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2.5] What is a degree of freedom? (nonlinear science)




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This article is from the Nonlinear Science FAQ, by James D. Meiss jdm@boulder.colorado.edu with numerous contributions by others.

2.5] What is a degree of freedom? (nonlinear science)

The notion of "degrees of freedom" as it is used for
http://www.maths.tcd.ie/pub/HistMath/People/Hamilton/Hamiltonian systems means
one canonical conjugate pair, a configuration, q, and its conjugate momentum
p. Hamiltonian systems (sometimes mistakenly identified with the notion of
conservative systems) always have such pairs of variables, and so the phase
space is even dimensional.

In the study of dissipative systems the term "degree of freedom" is often used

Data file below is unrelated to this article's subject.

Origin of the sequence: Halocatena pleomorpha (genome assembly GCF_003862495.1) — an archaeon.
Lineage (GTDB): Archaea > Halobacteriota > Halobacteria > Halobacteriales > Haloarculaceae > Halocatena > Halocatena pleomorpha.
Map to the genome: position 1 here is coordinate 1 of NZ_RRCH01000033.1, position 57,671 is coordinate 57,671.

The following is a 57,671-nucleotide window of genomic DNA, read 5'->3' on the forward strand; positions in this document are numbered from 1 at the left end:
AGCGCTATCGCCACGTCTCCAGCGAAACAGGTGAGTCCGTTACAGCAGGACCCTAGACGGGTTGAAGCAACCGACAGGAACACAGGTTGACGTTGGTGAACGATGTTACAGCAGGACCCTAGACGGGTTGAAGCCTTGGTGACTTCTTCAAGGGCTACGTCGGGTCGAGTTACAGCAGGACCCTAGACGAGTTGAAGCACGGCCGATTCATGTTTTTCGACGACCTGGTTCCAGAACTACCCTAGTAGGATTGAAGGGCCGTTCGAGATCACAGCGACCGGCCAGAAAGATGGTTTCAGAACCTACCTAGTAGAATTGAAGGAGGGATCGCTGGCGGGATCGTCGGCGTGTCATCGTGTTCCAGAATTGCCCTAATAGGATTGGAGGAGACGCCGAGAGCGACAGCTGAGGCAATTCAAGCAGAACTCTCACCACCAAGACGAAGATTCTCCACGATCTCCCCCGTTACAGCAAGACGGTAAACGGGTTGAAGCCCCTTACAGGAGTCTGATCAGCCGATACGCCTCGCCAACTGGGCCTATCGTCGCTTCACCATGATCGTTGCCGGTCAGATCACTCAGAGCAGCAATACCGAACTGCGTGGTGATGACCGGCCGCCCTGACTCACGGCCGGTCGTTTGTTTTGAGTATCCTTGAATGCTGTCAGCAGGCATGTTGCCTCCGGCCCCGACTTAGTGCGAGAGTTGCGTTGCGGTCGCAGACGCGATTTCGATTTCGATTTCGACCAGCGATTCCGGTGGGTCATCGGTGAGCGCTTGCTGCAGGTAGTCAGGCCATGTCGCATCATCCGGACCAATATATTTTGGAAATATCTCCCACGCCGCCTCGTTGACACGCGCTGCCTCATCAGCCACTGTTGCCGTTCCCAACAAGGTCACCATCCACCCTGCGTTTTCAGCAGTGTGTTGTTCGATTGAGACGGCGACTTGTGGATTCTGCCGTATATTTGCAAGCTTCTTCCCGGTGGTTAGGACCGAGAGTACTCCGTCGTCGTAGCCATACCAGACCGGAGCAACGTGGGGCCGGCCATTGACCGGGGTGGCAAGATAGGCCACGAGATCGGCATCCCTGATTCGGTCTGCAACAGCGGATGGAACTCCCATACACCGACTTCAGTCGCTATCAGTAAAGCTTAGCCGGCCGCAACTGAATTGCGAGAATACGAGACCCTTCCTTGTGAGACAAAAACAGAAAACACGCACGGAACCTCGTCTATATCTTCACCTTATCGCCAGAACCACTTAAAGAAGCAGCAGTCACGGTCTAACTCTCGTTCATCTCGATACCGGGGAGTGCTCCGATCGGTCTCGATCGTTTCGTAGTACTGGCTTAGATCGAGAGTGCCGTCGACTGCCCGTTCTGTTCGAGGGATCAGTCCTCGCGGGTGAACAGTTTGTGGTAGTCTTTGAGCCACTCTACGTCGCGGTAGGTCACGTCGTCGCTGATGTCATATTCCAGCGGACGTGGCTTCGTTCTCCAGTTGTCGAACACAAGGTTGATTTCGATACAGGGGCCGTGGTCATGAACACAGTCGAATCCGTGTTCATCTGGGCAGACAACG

differently, to mean a single coordinate dimension of the phase space. This
can lead to confusion, and it is advisable to check which meaning of the term
is intended in a particular context.

Those with a physics background generally prefer to stick with the Hamiltonian
definition of the term "degree of freedom." For a more general system the
proper term is "order" which is equal to the dimension of the phase space.

Note that a dynamical system with N d.o.f. Hamiltonian nominally moves in a
2N dimensional phase space. However, if H(q,p) is time independent, then
energy is conserved, and therefore the motion is really on a 2N-1 dimensional
energy surface, H(q,p) = E. Thus e.g. the planar, circular restricted 3 body
problem is 2 d.o.f., and motion is on the 3D energy surface of constant
"Jacobi constant." It can be reduced to a 2D area preserving map by Poincaré
section (see [2.6]).

If the Hamiltonian is time dependent, then we generally say it has an
additional 1/2 degree of freedom, since this adds one dimension to the phase
space. (i.e. 1 1/2 d.o.f. means three variables, q, p and t, and energy is no
longer conserved).

 

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